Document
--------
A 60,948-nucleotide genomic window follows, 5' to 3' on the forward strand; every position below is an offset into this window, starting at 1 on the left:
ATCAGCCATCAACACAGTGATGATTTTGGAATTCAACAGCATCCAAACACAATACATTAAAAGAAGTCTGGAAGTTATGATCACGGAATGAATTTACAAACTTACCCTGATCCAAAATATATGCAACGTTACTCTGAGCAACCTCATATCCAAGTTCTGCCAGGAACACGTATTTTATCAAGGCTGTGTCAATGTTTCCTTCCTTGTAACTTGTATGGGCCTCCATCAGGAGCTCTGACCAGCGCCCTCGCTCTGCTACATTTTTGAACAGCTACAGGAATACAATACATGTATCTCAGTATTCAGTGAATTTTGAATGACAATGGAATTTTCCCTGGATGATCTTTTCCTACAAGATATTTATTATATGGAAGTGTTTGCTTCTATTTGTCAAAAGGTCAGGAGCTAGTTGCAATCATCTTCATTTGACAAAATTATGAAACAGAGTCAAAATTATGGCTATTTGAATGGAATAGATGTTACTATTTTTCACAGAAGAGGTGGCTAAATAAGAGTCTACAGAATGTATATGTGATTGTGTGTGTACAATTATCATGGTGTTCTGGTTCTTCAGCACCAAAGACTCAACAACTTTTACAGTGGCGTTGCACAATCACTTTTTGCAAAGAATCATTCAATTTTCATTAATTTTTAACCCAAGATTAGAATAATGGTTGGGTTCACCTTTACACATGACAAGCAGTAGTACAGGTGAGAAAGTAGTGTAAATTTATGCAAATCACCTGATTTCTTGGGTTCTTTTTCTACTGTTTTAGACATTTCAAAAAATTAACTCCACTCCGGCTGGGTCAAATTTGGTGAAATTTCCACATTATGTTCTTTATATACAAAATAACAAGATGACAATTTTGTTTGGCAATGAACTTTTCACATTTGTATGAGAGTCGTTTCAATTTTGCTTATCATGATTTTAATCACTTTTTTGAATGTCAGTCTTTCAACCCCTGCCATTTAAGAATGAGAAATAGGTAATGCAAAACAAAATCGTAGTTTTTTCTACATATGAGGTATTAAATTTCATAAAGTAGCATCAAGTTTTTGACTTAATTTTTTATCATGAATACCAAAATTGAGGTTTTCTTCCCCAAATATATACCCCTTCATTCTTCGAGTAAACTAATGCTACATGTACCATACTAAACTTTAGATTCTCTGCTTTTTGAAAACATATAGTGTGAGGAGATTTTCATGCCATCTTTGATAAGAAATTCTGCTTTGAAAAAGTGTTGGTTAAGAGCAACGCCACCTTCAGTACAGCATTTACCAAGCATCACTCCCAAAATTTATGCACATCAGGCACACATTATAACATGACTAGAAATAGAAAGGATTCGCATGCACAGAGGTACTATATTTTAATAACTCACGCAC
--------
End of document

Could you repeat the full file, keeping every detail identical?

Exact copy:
A 60,948-nucleotide genomic window follows, 5' to 3' on the forward strand; every position below is an offset into this window, starting at 1 on the left:
ATCAGCCATCAACACAGTGATGATTTTGGAATTCAACAGCATCCAAACACAATACATTAAAAGAAGTCTGGAAGTTATGATCACGGAATGAATTTACAAACTTACCCTGATCCAAAATATATGCAACGTTACTCTGAGCAACCTCATATCCAAGTTCTGCCAGGAACACGTATTTTATCAAGGCTGTGTCAATGTTTCCTTCCTTGTAACTTGTATGGGCCTCCATCAGGAGCTCTGACCAGCGCCCTCGCTCTGCTACATTTTTGAACAGCTACAGGAATACAATACATGTATCTCAGTATTCAGTGAATTTTGAATGACAATGGAATTTTCCCTGGATGATCTTTTCCTACAAGATATTTATTATATGGAAGTGTTTGCTTCTATTTGTCAAAAGGTCAGGAGCTAGTTGCAATCATCTTCATTTGACAAAATTATGAAACAGAGTCAAAATTATGGCTATTTGAATGGAATAGATGTTACTATTTTTCACAGAAGAGGTGGCTAAATAAGAGTCTACAGAATGTATATGTGATTGTGTGTGTACAATTATCATGGTGTTCTGGTTCTTCAGCACCAAAGACTCAACAACTTTTACAGTGGCGTTGCACAATCACTTTTTGCAAAGAATCATTCAATTTTCATTAATTTTTAACCCAAGATTAGAATAATGGTTGGGTTCACCTTTACACATGACAAGCAGTAGTACAGGTGAGAAAGTAGTGTAAATTTATGCAAATCACCTGATTTCTTGGGTTCTTTTTCTACTGTTTTAGACATTTCAAAAAATTAACTCCACTCCGGCTGGGTCAAATTTGGTGAAATTTCCACATTATGTTCTTTATATACAAAATAACAAGATGACAATTTTGTTTGGCAATGAACTTTTCACATTTGTATGAGAGTCGTTTCAATTTTGCTTATCATGATTTTAATCACTTTTTTGAATGTCAGTCTTTCAACCCCTGCCATTTAAGAATGAGAAATAGGTAATGCAAAACAAAATCGTAGTTTTTTCTACATATGAGGTATTAAATTTCATAAAGTAGCATCAAGTTTTTGACTTAATTTTTTATCATGAATACCAAAATTGAGGTTTTCTTCCCCAAATATATACCCCTTCATTCTTCGAGTAAACTAATGCTACATGTACCATACTAAACTTTAGATTCTCTGCTTTTTGAAAACATATAGTGTGAGGAGATTTTCATGCCATCTTTGATAAGAAATTCTGCTTTGAAAAAGTGTTGGTTAAGAGCAACGCCACCTTCAGTACAGCATTTACCAAGCATCACTCCCAAAATTTATGCACATCAGGCACACATTATAACATGACTAGAAATAGAAAGGATTCGCATGCACAGAGGTACTATATTTTAATAACTCACGCAC